The Application Developers Alliance is asking the Federal Trade Commission to extend its deadline to comply with the Children's Online Privacy Protection Act.
With minimal changes from the March 14 to April 4 version, the guiding principles of the five-page draft (.pdf) center around the use of short form notices. App developers and mobile service providers can use these notices to consistently display information about application practices, allowing consumers to "compare and contrast data practices of apps, with the goal of enhancing consumer trust in application information practices," according to the draft document.
Under a settlement with the Federal Trade Commission, mobile device manufacturer HTC America will develop and release software patches for its smartphones and tablet computers that put millions of consumers at risk, according to a Feb. 22 FTC press release .
When it comes to mobile platforms such as Apple's iOS, Google's Android, RIM's BlackBerry OS, and Microsoft's Windows Phone, the FTC recommends that these companies provide just-in-time disclosures to consumers and obtain their affirmative express consent before allowing apps to access sensitive content like geolocation.
Recognizing the advances of commercial practices and technology over the past decade, including smartphones, the Federal Trade Commission has adopted final amendments to the Children's Online Privacy Protection Act to reflect the growing presence of websites geared towards kids. Among the changes to the COPPA Rule, the new regulations expand the list of personal information that cannot be collected by websites without parental notice and consent, clarifying that this category includes geolocation information, photographs, and videos.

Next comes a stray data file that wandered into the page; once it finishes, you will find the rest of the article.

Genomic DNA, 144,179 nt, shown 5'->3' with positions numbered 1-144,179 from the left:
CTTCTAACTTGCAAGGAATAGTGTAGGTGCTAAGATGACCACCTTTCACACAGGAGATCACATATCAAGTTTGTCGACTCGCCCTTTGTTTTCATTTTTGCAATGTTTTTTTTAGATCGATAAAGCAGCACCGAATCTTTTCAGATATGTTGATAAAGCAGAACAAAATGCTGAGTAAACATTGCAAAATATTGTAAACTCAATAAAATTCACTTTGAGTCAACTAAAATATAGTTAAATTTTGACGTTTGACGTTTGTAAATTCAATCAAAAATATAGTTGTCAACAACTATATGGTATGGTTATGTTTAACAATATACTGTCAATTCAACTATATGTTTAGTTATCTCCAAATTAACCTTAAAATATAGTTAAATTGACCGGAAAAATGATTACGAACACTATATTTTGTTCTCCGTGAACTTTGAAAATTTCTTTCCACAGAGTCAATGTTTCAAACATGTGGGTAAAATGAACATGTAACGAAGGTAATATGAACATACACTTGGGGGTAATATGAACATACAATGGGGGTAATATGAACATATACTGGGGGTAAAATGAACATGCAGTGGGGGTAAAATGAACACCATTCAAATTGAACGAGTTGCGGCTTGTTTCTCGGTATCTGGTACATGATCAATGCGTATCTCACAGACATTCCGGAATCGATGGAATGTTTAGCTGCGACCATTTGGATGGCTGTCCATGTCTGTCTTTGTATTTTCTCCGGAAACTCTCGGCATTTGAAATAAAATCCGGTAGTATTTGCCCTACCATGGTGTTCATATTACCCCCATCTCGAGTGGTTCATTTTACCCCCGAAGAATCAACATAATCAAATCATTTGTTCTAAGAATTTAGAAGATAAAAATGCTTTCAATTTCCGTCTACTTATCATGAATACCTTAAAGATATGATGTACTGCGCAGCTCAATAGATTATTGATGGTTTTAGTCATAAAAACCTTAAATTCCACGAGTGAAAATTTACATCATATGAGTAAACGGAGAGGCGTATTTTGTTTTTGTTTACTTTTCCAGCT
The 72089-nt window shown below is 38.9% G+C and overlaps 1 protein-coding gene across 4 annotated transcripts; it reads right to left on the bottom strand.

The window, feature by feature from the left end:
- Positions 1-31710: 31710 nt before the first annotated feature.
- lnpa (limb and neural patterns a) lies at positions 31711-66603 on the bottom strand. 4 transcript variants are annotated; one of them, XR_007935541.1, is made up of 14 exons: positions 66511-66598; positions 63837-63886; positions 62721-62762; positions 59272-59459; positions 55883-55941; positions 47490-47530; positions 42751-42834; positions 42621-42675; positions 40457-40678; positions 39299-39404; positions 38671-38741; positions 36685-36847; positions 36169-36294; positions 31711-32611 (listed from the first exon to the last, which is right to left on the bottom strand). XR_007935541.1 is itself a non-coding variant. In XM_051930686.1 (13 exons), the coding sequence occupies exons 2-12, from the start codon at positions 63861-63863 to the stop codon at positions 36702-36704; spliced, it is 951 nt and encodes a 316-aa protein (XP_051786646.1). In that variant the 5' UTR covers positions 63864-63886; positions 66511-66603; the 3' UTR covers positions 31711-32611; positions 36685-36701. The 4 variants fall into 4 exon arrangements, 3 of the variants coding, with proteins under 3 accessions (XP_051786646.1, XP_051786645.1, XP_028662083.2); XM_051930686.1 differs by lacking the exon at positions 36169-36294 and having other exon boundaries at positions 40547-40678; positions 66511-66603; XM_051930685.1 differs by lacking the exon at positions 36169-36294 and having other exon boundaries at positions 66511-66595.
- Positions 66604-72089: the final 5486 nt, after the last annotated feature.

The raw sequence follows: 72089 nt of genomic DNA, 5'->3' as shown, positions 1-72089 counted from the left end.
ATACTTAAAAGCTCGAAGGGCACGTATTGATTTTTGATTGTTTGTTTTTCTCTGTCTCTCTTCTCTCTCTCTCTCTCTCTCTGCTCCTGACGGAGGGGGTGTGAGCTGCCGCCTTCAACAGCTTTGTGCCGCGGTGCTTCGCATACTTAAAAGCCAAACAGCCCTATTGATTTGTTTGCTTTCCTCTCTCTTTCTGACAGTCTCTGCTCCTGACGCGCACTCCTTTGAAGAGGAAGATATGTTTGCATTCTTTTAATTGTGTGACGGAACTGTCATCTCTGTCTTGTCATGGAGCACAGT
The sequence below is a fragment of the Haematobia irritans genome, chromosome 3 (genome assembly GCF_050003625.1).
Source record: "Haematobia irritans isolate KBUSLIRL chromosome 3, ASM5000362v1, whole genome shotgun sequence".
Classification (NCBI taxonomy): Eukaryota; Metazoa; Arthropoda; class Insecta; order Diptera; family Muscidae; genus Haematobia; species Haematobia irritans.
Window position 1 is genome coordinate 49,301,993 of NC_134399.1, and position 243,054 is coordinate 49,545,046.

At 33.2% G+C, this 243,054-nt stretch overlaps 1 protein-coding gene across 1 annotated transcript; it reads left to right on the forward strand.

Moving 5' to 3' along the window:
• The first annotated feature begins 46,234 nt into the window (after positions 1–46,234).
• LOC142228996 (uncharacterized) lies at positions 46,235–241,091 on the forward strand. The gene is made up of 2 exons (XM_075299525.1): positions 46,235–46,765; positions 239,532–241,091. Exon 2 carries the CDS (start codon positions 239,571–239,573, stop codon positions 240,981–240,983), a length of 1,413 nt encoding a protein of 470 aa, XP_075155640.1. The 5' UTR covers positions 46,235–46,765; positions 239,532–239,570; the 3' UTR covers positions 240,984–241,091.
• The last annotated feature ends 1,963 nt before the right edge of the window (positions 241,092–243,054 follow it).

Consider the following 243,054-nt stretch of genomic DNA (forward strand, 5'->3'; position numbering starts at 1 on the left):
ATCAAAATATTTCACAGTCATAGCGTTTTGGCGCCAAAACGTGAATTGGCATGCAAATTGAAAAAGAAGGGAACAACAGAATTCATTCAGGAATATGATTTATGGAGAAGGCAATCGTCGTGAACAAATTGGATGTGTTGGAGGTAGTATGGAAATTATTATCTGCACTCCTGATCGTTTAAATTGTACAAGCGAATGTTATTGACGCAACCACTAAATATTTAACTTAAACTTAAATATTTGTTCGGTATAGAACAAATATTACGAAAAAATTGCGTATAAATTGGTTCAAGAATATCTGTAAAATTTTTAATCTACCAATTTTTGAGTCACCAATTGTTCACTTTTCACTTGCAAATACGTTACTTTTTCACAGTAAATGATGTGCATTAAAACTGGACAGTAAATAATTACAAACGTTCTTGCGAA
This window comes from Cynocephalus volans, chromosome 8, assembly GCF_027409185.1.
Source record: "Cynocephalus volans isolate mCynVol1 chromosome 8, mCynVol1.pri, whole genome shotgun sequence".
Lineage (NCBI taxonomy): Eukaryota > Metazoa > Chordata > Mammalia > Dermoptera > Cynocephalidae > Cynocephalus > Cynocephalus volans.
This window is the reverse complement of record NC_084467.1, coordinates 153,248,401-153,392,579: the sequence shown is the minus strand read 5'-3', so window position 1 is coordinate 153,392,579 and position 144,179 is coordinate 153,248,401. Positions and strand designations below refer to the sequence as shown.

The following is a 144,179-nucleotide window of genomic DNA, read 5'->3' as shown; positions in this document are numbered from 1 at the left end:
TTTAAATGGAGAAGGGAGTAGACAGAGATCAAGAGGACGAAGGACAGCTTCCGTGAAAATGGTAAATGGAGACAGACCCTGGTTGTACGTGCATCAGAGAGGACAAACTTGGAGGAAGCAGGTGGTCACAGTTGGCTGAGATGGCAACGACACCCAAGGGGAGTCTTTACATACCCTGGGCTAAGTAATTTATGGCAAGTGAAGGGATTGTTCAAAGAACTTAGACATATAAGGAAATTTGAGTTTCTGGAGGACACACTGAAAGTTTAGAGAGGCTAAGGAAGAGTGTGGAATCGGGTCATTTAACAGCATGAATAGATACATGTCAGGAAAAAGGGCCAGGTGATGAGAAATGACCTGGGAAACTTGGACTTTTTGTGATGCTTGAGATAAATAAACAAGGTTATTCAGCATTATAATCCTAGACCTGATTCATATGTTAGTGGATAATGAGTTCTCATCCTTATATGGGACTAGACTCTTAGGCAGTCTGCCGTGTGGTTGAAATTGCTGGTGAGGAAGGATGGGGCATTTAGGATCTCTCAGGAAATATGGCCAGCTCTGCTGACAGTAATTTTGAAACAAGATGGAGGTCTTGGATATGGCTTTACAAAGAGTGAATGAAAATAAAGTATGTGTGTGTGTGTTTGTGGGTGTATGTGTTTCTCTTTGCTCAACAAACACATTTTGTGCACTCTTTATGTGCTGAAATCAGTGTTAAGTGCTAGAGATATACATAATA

For the report (.pdf), released Dec. 10, the FTC surveyed kids' apps in Apple and Google's app stores. A majority of the apps transmitted information from the device to the developer or a third party, such as an advertiser or analytics company. But barely 20 percent of the apps disclosed any information about the app's privacy practices, the FTC says.
Sixty-two of 99 federal agencies haven't implemented Obama administration policies for responding to Freedom of Information Act requests, says George Washington University's National Security Archive government watchdog. In the Archive's latest annual FOIA assessment , it says FOIA compliance is extremely mixed among agencies despite the administration's openness goals.
CAMBRIDGE, MASS. – As part of a Nov. 9 symposium on privacy and technology held by the Harvard Law Review , panelists assembled for three discussions on the topic.
A 5-meter rise in sea level would flood 23 federal buildings in Washington, D.C., according to a study in the November issue of Risk Analysis . Even though 5 meters exceeds the likely amount of sea-level rise for the next 100 years, the study (.pdf) says that level could be reached during storms.
The Internet Corporation for Assigned Names and Numbers says ahead of a planned Oct. 15 meeting in Toronto that law enforcement and registrars have found common ground over WHOIS proposals--although privacy watchdogs may continue to have objections.